The benefits of this technology are wide ranging. CO2 alone is a mobile phase that allows separations to occur at lower temperatures, ideal for botanical properties such as terpenes that are volatile with hotter temperatures. There is a wide choice of stationary and mobile phases, chiral and achiral separations, and gradient capabilities across widest polarity range. Additionally, there is a major reduction in the hazardous solvent used if any is needed for your application, and cost savings on solvents and time.
Our patented systems utilize carbon dioxide gas directly from a pressurized gas cylinder. The system then automatically condenses the CO2 gas into a liquid which uniformly fills the column, temperature control is applied to the column to raise the pressures in the column forcing material through filters and media.
Due to the nature of CO2 in a supercritical phase being both at once a liquid and a gas, SFC chromatography has the combined benefits of a liquid to dissolve the medium matrix and also an inert gas to push material through filters and media. Typically, eluent strength is increased by using a polar co-solvent such as methanol, possibly with a weak acid or base at low concentrations ~1%. The solvent strength of CO2 can be increased by increasing density or using a polar cosolvent, however in doing so the fraction of cosolvent takes over the CO2 as the mobile phase. Cosolvents are typically simple alcohols like methanol, ethanol, or isopropyl alcohol. Especially for food-grade materials, the selected cosolvent should be ethanol or ethyl acetate, both of which are generally recognized as safe for food production.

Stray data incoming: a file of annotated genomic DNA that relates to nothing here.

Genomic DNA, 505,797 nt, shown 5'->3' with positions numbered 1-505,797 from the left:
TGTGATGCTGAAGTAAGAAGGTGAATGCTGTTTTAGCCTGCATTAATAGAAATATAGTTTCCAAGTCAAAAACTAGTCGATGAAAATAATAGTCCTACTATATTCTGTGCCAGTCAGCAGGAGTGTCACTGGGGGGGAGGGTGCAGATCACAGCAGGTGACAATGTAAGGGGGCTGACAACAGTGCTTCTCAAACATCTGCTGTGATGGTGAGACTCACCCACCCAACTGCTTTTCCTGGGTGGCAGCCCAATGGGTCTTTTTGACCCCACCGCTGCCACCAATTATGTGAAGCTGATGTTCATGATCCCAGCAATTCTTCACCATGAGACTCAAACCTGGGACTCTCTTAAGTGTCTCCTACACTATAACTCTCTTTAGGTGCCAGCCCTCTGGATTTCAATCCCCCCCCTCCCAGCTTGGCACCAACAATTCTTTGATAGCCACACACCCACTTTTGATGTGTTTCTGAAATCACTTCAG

Our systems deliver optimal control of pressure by means of an automated back pressure regulator. From an operating standpoint, SFC is as simple and robust as HPLC but fraction collection is more suitable because the primary mobile phase evaporates leaving only the analyte and a small volume of polar co-solvent.